Adaptation to weather events is nothing new. The objective of individuals, corporations and governments should be preparedness in the face of events that seem predictable and inevitable, rather than on trying to pull giant strings to change the forces that may or may not be causing the events.
How on Earth are we going to fight this apparently new scourge? Rainstorms bring floods in Toronto that cause electricity system blackouts, transit shutdowns and major financial havoc. Floods in Alberta do the same to the Calgary region. The instant reaction, in some circles, is to pin the blame on climate change and use the events as a launch pad for new calls for action on carbon emissions.
There are two reasons why this response to these dramatic weather events is mistaken. One is that the science does not support the claim that today’s local weather extremes are a function of man-made climate change. Even David Suzuki, one of the grandfathers of climate alarmism, concedes as much. “Can we say the recent flooding and extreme weather in Southern Alberta and B.C. were caused by global warming? Maybe not,” he wrote recently in response to the Alberta floods.
But it doesn’t matter whether you think killer weather is or is not caused by global warming. The more important question is what we do about it, and here is where the policy agenda has been hijacked. Instead of spending billions of dollars chasing carbon emission reductions at home and around the world, why not spend money making Toronto and other cities less vulnerable to floods, heat waves and other events.
Here’s a pointed way to put the issue. If in recent years Ontario had spent billions of dollars bringing electricity system infrastructure in Toronto up to higher standards, instead of sinking billions into wind and solar farms off in the countryside, maybe the Greater Toronto Area electricity system would not have been as shaken by this week’s flood events.
There is no way to prove this, of course. But if we know bad weather is coming, and that Toronto’s transit, water drainage systems and power infrastructures are severely compromised and inadequate due to lack of investment in the past, the obvious option is to change policy. A focus on investment aimed at adapting to changing weather patterns might have saved Etobicoke from its power crisis, the subways might have been running, and some of the flooding might have been avoided.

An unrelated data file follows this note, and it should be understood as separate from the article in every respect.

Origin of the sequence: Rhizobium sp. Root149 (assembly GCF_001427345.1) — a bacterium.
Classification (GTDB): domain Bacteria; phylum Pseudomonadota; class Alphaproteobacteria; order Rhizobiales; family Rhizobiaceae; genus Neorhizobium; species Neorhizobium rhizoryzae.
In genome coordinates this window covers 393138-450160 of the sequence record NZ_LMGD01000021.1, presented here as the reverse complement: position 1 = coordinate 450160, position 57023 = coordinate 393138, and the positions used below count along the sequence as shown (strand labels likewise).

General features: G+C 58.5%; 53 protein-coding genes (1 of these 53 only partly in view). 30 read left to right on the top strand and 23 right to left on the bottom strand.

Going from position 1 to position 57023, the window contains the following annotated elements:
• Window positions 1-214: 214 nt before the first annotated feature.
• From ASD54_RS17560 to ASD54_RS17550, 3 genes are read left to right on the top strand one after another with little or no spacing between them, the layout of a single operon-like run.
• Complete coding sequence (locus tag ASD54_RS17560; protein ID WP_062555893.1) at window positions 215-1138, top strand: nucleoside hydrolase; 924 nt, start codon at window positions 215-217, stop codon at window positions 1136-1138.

It might surprise Canadians to know that there is a solid economic policy case in favour of abandoning the idea of mitigating climate change by trying to control carbon emissions — and the weather — in favour of doing something about the effects of the weather, whatever the cause of the floods and hurricanes.
“Right now in Canada, 98% of all discussions are always on mitigation, mitigation, mitigation of greenhouse gas emissions, and almost next to nothing on adaptation,” said Blair Feltmate, an associate professor and chair of the Climate Change Adaptation Project at the University of Waterloo. “We should be putting an awful lot more effort, time and money into adaptation.” The main reason, says Mr. Feltmate in an interview, is that the benefits of adaptation are local and attainable while the impact of mitigation via carbon reduction are global and unattainable. “It’s effectively lost money,” said Mr. Feltmate. He recently told an Ontario renewable energy group that their massive investments in wind and solar power will serve no purpose.
No matter how may windmills are built, fossil fuels — oil, gas, coal — are going to be the dominant source of energy around the world for decades to come. That’s true no matter how much Canadians do to reduce emissions. Renewables account for about 13.5% of world energy production today, unchanged from more than two decades. Recent international forecasts say renewables –including nuclear—will never make it much above 13% of world output for decades to come.
Spending vast amounts of money to reduce carbon emissions to mitigate climate change therefore “is just a waste of money,” said Mr. Feltmate. If fossil fuels are here to stay, the only sound objective is to prepare for the future by adapting to reasonable expectations of future weather systems and events. One can argue over the cause of the events, but not about the need to spend money to adapt to the events.
The cost of adaptation, moreover, need not be that great.